Sensory Overload and Annals of Lying

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September 24, 2020 10:06 a.m.

In the midst of the orchestrated mayhem of the moment it is important to step back from the chaos and take stock of what has happened in recent weeks. Yesterday the President again refused to commit to leaving office peacefully if he loses the election. It was credibly reported that the President’s advisors are laying the groundwork and lobbying state legislators to press friendly state legislatures to reject the vote counts in their states and declare President Trump the winner. President Trump meanwhile says a ninth Justice must be on the Court to decide the outcome of the election. In his threats to reject the results of the election at yesterday’s press conference President Trump said he might concede the results of the election if they “get rid of the ballots”, by which he seemed to me end voting by mail.

The notional justification for all these wild claims and threats, almost entirely unprecedented in American history, is the false claim of voter fraud and the more general specter of election chaos – delays, missing ballots, interminable legal disputes, insoluble legal questions that leave the decision in the hands of the Supreme Court or grants some spurious rationale for overruling a botched election.

No one needs to tell us these threats and bogus claims are wrong. But it is still necessary to step back and realize that there’s no chaos. We are on the cusp of what should be an entirely orderly election process. There’s zero evidence there has been or will be any election fraud of any sort. Not only is there no evidence any of this is happening we have abundant, really incontrovertible evidence that organized election fraud is all but unknown in modern American electoral history. It simply doesn’t happen. Period. There’s zero reason to believe the Supreme Court or any Court will be required to decide the outcome of the election or make decisions which significantly affect the outcome.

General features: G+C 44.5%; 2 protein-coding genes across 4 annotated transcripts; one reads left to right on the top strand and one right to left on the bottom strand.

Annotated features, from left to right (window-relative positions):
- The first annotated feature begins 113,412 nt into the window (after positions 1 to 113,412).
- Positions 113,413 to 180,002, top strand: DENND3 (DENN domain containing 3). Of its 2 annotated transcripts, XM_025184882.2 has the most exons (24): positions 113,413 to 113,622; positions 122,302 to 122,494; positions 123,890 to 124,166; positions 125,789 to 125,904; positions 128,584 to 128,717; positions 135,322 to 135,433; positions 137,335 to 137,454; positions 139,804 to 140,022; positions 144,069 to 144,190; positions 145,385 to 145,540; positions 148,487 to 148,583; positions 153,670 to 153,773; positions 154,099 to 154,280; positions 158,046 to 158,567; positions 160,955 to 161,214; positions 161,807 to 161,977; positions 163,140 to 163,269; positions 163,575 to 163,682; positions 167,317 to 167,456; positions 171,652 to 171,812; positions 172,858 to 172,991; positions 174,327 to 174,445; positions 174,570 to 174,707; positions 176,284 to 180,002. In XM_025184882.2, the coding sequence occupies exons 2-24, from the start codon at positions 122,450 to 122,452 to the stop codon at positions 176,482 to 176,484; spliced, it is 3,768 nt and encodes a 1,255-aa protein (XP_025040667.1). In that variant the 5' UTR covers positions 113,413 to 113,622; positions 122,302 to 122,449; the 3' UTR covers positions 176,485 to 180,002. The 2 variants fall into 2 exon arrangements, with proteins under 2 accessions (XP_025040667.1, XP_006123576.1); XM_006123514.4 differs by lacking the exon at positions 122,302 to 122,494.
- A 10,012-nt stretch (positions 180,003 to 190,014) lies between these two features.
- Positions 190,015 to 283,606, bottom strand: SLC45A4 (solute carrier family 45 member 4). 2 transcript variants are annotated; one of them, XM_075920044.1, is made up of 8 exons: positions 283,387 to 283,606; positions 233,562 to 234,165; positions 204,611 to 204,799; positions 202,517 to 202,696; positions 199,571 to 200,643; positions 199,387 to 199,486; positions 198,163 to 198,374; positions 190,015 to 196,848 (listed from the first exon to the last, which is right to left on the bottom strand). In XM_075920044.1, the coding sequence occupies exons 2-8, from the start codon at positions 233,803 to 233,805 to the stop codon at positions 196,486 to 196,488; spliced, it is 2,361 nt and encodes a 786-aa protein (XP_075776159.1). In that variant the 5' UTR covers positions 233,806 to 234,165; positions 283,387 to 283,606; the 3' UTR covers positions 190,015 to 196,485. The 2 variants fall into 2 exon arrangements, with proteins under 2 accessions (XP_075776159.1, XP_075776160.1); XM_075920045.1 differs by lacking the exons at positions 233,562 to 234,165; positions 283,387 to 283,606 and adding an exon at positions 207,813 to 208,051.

Truly none of this is happening. It’s like being in one of those old iMax surround theaters watching a movie of a roller coaster or hang gliding or parachuting off the side of a mountain. You’re gripping your seat because you’re being inundated with sound and visual stimuli. It feels totally real. But yet … none of it’s real. You’re just sitting in a theater near some mall in the suburbs. None it is real.

I know you know that … sort of. But again, think how much in this climate of stress and confusion and specters of irresolvable disputes simply isn’t real. Just entirely made up.

That doesn’t mean everything is fine. This false drama and lying is all meant to set the stage for things that are very real. Certainly not to justify – but even for those of us who are gripping on to the sinews of our democracy with every strength, it creates a sense of forward motion, inevitability, disorder. But the reality check is still helpful, critical, necessary. Because none of it is really. It’s a storm of drama, completely fictive, to set the stage for an unpopular President to reject the results of an election that ends his presidency.

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